A couple of recent events reminded me of two old friends of my misspent youth studying Greek.

The Greeks are a pessimistic lot. If someone displayed Hubris, i.e. an over-weaning pride and arrogance, then they were asking to excite the jealousy and wroth of the Gods and come a cropper. The ire of the Gods would be visited in the form of Nemesis, “retribution” with the miscreant brought low and humbled.

A year ago I saw the interview with Steve Smith and Cameron Bancroft (Australian cricketers) having a laugh at the Jonny Bairstow head butting incident in Perth at the start of the Ashes series, in which we were thrashed. I rather bridled at their arrogance with Smith bursting out in laughter.

Lo and behold, a few months later, we had the ball tampering incident in South Africa and the same protagonists conducted their interviews in far different circumstances, breaking down in shame.

More recently, I wondered if I had seen another example with the problems besetting Patisserie Valerie. I much admire Luke Johnson. Of undoubted intellectual heritage, he has wrought a formidable record as an entrepreneur. Lately I have been a devotee of his column in the Sunday Times business section where he has been displaying his wisdom and thoughts on what to do in business and what not to do. I recall a relatively recent article making some disparaging remarks about my colleagues in Auditing.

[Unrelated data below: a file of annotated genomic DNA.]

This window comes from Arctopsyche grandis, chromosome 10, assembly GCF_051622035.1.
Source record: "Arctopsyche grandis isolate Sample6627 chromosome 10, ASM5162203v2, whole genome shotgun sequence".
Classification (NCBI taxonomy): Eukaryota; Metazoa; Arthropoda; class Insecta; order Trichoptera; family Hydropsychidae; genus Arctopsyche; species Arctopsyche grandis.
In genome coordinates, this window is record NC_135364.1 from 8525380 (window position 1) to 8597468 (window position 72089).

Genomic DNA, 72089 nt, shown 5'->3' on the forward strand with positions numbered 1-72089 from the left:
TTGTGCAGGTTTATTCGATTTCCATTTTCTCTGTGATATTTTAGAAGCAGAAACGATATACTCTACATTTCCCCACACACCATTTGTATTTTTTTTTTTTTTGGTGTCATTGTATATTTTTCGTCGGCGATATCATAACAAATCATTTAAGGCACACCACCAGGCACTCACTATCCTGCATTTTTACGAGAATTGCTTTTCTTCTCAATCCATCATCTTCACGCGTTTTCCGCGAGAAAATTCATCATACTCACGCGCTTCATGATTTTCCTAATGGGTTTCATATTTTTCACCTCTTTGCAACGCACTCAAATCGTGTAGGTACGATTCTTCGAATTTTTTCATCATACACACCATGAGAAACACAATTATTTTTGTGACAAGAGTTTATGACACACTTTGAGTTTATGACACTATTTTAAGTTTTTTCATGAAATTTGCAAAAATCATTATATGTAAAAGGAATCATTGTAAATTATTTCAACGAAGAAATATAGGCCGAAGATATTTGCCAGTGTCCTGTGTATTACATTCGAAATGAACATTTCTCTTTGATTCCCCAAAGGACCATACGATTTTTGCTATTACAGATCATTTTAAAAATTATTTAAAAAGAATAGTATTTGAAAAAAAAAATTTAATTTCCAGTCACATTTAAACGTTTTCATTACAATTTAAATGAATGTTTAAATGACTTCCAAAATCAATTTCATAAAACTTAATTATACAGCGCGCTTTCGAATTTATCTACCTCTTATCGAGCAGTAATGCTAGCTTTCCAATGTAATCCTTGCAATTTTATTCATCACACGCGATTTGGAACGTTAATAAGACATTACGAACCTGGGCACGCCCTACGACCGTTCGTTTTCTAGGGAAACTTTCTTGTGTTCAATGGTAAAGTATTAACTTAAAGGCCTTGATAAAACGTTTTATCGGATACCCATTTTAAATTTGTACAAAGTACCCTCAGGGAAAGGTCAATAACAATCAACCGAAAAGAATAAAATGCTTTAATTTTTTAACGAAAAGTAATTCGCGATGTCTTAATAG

Lo and behold all this time there was a financial scandal going on at Patisserie Valerie, where Luke was the chairman.

I reckon the eventual report would be a must read but at the moment the information coming out indicates that there were secret bank overdrafts, cheques outstanding at the year-end which subsequently bounced, lots of dummy accounts in the purchase ledger with suppliers not being paid and bogus sales. Obviously there were clear failures of corporate governance but it does not look like a particularly encouraging situation for Grant Thornton, the auditors.

It just seemed to me that this might just be another example of Hubris and Nemesis.

I try and remind myself of Hubris and Nemesis if things are going well. Never get complacent.

Paul Short - Lambert Chapman Partner
> Posted by Paul Short

 

 

 

 

 

Disclaimer: The views expressed in this article are the personal views of the Author and other professionals may express different views. They may not be the views of Lambert Chapman LLP. The material in the article cannot and should not be considered as exhaustive. Professional advice should be sought in connection with any of the issues contained in the article and the implementation of any actions.
Lambert Chapman Chartered Accountants

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